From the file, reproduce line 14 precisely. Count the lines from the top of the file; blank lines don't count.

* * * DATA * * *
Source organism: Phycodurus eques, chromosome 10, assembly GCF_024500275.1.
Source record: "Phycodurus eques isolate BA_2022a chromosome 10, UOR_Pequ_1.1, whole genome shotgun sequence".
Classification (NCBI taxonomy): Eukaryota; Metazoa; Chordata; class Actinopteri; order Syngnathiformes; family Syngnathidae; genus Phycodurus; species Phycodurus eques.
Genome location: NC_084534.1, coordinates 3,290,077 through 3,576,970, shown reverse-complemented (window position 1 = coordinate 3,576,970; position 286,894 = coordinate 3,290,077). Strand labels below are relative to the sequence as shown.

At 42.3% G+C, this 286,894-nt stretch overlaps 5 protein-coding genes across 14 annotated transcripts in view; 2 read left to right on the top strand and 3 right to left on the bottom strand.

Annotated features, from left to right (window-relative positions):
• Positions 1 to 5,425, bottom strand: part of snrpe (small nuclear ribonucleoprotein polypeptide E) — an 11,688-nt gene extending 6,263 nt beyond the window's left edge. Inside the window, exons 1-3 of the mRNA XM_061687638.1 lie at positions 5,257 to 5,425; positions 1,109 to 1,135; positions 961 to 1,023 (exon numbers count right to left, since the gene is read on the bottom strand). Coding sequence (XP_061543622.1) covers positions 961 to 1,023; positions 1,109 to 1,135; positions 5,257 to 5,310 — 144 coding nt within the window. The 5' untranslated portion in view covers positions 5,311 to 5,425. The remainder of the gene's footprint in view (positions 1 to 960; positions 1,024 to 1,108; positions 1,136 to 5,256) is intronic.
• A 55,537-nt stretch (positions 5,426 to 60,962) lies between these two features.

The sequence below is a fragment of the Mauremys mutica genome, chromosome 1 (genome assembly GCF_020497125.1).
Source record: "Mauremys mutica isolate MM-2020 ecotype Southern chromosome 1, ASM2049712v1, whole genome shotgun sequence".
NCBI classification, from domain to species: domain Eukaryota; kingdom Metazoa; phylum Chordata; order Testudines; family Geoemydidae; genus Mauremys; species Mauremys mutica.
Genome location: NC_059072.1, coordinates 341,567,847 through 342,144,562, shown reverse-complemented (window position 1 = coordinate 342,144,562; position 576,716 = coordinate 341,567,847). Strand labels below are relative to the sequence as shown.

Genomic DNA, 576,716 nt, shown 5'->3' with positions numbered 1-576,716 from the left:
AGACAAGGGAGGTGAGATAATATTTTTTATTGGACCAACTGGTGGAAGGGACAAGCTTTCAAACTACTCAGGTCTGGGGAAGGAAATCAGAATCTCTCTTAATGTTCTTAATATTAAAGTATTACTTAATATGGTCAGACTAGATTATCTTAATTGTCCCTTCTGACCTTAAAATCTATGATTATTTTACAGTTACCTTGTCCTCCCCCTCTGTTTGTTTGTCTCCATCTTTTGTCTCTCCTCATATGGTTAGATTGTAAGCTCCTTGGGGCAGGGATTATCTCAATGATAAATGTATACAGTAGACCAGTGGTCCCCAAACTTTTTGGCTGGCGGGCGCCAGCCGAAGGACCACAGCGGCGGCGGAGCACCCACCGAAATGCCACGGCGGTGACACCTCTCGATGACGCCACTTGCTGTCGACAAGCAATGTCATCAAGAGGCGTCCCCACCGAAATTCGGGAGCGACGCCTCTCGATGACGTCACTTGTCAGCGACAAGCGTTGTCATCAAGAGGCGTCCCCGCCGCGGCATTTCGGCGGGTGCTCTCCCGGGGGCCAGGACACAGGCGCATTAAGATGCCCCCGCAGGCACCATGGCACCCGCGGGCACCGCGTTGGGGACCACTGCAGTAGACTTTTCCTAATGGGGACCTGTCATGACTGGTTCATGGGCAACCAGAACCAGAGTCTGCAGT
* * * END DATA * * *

AGACAAGGGAGGTGAGATAATATTTTTTATTGGACCAACTGGTGGAAGGGACAAGCTTTCAAACTACTCAGGTCTGGGGAAGGAAATCAGAATCTCTCTTAATGTTCTTAATATTAAAGTATTACTTAATATGGTCAGACTAGATTATCTTAATTGTCCCTTCTGACCTTAAAATCTATGATTATTTTACAGTTACCTTGTCCTCCCCCTCTGTTTGTTTGTCTCCATCTTTTGTCTCTCCTCATATGGTTAGATTGTAAGCTCCTTGGGGCAGGGATTATCTCAATGATAAATGTATACAGTAGACCAGTGGTCCCCAAACTTTTTGGCTGGCGGGCGCCAGCCGAAGGACCACAGCGGCGGCGGAGCACCCACCGAAATGCCACGGCGGTGACACCTCTCGATGACGCCACTTGCTGTCGACAAGCAATGTCATCAAGAGGCGTCCCCACCGAAATTCGGGAGCGACGCCTCTCGATGACGTCACTTGTCAGCGACAAGCGTTGTCATCAAGAGGCGTCCCCGCCGCGGCATTTCGGCGGGTGCTCTCCCGGGGGCCAGGACACAGGCGCATTAAGATGCCCCCGCAGGCACCATGGCACCCGCGGGCACCGCGTTGGGGACCACTGCAGTAGACTTTTCCTAATGGGGACCTGTCATGACTGGTTCATGGGCAACCAGAACCAGAGTCTGCAGT